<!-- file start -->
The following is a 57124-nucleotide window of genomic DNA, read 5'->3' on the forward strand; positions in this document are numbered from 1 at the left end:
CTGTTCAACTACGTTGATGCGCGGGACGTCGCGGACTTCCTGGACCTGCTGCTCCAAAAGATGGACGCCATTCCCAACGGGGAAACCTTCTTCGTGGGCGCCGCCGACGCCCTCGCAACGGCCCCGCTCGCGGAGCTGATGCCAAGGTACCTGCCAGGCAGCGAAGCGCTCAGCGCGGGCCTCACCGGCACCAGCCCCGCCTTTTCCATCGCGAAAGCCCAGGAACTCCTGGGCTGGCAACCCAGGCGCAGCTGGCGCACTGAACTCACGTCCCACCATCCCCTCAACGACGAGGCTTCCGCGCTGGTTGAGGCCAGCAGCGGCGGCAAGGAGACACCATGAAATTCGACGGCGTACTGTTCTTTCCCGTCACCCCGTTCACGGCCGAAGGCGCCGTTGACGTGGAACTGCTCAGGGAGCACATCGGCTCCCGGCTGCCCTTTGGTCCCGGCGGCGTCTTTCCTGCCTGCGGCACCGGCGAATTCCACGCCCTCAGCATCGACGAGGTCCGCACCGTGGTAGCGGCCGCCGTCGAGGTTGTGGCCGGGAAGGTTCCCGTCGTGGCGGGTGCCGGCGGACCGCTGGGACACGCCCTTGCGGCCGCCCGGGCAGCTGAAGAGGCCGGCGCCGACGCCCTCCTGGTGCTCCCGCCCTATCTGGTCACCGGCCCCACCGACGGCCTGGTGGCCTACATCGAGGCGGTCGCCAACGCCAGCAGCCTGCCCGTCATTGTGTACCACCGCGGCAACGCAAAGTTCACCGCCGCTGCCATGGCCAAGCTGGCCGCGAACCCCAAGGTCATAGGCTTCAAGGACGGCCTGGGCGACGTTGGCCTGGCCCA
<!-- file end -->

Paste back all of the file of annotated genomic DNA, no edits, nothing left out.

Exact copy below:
The following is a 57124-nucleotide window of genomic DNA, read 5'->3' on the forward strand; positions in this document are numbered from 1 at the left end:
CTGTTCAACTACGTTGATGCGCGGGACGTCGCGGACTTCCTGGACCTGCTGCTCCAAAAGATGGACGCCATTCCCAACGGGGAAACCTTCTTCGTGGGCGCCGCCGACGCCCTCGCAACGGCCCCGCTCGCGGAGCTGATGCCAAGGTACCTGCCAGGCAGCGAAGCGCTCAGCGCGGGCCTCACCGGCACCAGCCCCGCCTTTTCCATCGCGAAAGCCCAGGAACTCCTGGGCTGGCAACCCAGGCGCAGCTGGCGCACTGAACTCACGTCCCACCATCCCCTCAACGACGAGGCTTCCGCGCTGGTTGAGGCCAGCAGCGGCGGCAAGGAGACACCATGAAATTCGACGGCGTACTGTTCTTTCCCGTCACCCCGTTCACGGCCGAAGGCGCCGTTGACGTGGAACTGCTCAGGGAGCACATCGGCTCCCGGCTGCCCTTTGGTCCCGGCGGCGTCTTTCCTGCCTGCGGCACCGGCGAATTCCACGCCCTCAGCATCGACGAGGTCCGCACCGTGGTAGCGGCCGCCGTCGAGGTTGTGGCCGGGAAGGTTCCCGTCGTGGCGGGTGCCGGCGGACCGCTGGGACACGCCCTTGCGGCCGCCCGGGCAGCTGAAGAGGCCGGCGCCGACGCCCTCCTGGTGCTCCCGCCCTATCTGGTCACCGGCCCCACCGACGGCCTGGTGGCCTACATCGAGGCGGTCGCCAACGCCAGCAGCCTGCCCGTCATTGTGTACCACCGCGGCAACGCAAAGTTCACCGCCGCTGCCATGGCCAAGCTGGCCGCGAACCCCAAGGTCATAGGCTTCAAGGACGGCCTGGGCGACGTTGGCCTGGCCCA